This workbook may be out of print.  A free electronic copy is available on the resource link at .

Why Are You So Sad? A Child’s Book About Parental Depression by Beth Andrews, 2002    Colorfully illustrated book that clearly explains parental depression to children. It includes a note to parents. It has many ideas to help children understand and cope.

Why Is Mommy Sad? A Child’s Guide to Parental Depression by Paul D. Chan M.D., 2005  
Written by a M.D. to help parents explain their depression to their children. It is short, simple, and has attractive, bright illustrations and thoughtful information which promotes a helpful discussion between adults and children.  

Wishing Wellness: A Workbook for Children of Parents with Mental Illness   by Lisa Anne Clarke, 2006  
An excellent workbook with activities and explanations of mental illness for both parents and children.  There are many exercises designed to increase self-esteem, help children deal with common problems, and help parents, teachers, or counselors find the language to explain mental illness.  The activities are well suited to being done by the parent and child together. It is also a good basis for a 6 – 8 week group.

Free Workbooks & Material for Children of Parents & Family Members with Mental Illness  

Someone In My Family Has A Mental Illness Workbook    By LYNE BRINDAMOUR, MSW from Family Services of the North Shore

For additional reading NAMI recommendations for ages 3 – 12 on understanding emotional and learning challenges go to: NAMI

Teens Dealing With Parents & Loved Ones With Mental Illness

Note: When teens and children read these books. Encourage them to discuss what they read with parents, their therapist, teachers, or other adults they trust.  This may help them gain better insight and ask questions they may have.

A Blue So Dark   by Holly Schindler. Woodbury, Minn., Flux, 2010     
As 15-year-old Aura struggles alone to cope with the increasingly severe symptoms of her mother’s schizophrenia, she begins to fear that her own artistic ability and genes will one day result in insanity. However, Aura discovers that art, love, and the family are profoundly linked and together may offer an escape from her fears. This is a well written book about an interesting, resilient teen.

Homecoming   by Cynthia Voight. Fawcett Press,1987    
The Tillerman kids’ mentally ill mother left them one day in a car in a mall parking lot. Their father, too, had left them a long time ago. Thirteen-year-old Dicey, the eldest of four, takes care of her family, and eventually leads them on a long journey to find the grandmother they hardly know. It is a difficult, but successful reunion, and Dicey and her siblings must begin to learn to accept their grandmother’s care.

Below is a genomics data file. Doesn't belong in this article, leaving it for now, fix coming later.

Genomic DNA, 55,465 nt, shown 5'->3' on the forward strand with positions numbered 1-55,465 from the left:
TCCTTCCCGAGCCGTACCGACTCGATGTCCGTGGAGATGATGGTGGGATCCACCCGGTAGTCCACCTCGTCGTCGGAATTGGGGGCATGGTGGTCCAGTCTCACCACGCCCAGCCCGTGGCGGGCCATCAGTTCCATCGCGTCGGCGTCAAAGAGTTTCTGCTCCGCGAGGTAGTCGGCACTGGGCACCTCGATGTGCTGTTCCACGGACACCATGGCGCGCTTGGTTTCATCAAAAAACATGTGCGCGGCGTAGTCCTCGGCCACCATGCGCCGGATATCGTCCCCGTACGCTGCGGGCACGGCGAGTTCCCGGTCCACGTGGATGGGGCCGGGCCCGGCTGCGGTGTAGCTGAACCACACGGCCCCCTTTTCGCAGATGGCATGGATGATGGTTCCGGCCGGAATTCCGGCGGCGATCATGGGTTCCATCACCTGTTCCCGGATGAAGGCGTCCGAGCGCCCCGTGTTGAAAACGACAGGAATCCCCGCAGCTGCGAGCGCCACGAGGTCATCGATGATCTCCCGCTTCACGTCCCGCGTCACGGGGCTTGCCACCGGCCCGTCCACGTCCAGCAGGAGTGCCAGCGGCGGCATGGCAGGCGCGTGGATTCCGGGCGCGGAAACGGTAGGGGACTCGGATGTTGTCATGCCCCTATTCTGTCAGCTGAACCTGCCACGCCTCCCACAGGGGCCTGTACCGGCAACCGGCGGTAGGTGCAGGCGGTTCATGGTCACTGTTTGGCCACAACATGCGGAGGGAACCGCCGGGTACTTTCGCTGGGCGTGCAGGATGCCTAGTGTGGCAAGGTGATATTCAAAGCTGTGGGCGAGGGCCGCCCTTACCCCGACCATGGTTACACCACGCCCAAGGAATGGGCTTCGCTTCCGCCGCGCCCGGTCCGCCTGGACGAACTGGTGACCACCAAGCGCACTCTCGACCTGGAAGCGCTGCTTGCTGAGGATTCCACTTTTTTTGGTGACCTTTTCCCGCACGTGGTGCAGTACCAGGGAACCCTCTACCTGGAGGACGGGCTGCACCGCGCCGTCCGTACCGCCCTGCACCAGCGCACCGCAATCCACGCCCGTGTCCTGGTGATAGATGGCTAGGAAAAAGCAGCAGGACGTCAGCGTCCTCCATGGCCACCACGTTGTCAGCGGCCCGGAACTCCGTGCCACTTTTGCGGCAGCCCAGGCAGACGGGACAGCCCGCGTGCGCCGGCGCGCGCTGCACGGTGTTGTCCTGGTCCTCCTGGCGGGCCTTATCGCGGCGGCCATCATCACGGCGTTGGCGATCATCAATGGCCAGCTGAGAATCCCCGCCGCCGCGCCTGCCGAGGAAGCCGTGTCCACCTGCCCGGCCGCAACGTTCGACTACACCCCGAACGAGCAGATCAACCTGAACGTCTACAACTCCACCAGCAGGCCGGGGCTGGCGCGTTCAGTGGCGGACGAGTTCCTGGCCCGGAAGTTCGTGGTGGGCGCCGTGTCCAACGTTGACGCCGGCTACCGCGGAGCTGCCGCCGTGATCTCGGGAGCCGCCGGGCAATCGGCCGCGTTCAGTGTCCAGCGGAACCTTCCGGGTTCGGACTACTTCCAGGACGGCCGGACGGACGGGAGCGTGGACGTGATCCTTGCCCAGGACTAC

Dicey’s Song   by Cynthia Voight. Fawcett Press, 1987.
Dicey’s Song continues the story of Dicey and the Tillerman children. This book was awarded a Newbery Medal for Children’s Literature.

Just a Story  by Steven Keewatin Sanderson & Sean Muir The Healthy Aboriginal Network, 2009            
This graphic novel (comic book size) is about a brother and sister who develop symptoms of anxiety and depression as they cope with alcoholic parents.  They receive help from their teacher and school counselor.

Psychoeducational Resources: I’m Not Alone: A Teen’s Guide to Living with a Parent Who Has a Mental Illness by Sherman, M. & Sherman, D, 2006           
This excellent book provides readable, accurate information for adolescents, and includes an experiential component that helps them process their own experience while they develop and improve their coping strategies. This book could be worked through with an individual young person, or used as a curriculum for a youth group.

The Flying Troutmans  by Miriam Toews. Knopf, 2008  
Canadian novel about a woman who takes her sister’s children on a road trip to find their father, after her sister is hospitalized with psychosis. The writing and characterization are excellent, and it is a positive story.

Pictures in the Dark by Patricia McCord. Bloomsbury USA Children’s Books, 2004      
This novel is set in 1950s Seattle.  Twelve-year-old Sarah and her older sister, Carlie, know that their lives are different from those of their peers.  Their mother clearly suffers from a serious mental illness, but their father does not seem to recognize the difficulties his daughters are having.  This story describes family dynamics when one parent is suffering from a mental illness and the other fails to recognize the problem.  The bond between the sisters grows and is strengthened through adversity.  Though there is no clear resolution, the book has a strong message of hope, love, and forgiveness.

Please Don’t Cry, Mom by Helen Denboer, 1994    
This is an illustrated book, written for elementary school aged children.  However, its description of recurrent major depression is excellent and could be valuable for adolescents and some adults.  It describes a boy’s feelings about his mother’s depression and her resistance to treatment.  Her husband sets limits, and she does accept treatment and begin to improve.  The book describes the importance of family participation in the mother’s treatment and the importance of taking one’s medication regularly.

Wild Roses by Deb Caletti, 2005      
A novel about 17-year-old Cassie Morgan, who lives with her stepfather, a brilliant, world renowned violinist and composer.  He develops a serious mental illness, and Cassie tries to hide his behavior from the outside world, while she falls in love with his gifted student.

What I Call Life by Jill Wolfson. Henry Holt & Co., Macmillan, 2005     
This story tells about 11-year-old Cal Lavender, who must go to a foster home when her mother, who has always been eccentric, is taken to a mental hospital.  Cal is cared for by an elderly lady who teaches her, and the other 4 girls in the home, how to knit, and in the process, they share their stories. Cal is happily reunited with her mother in the end.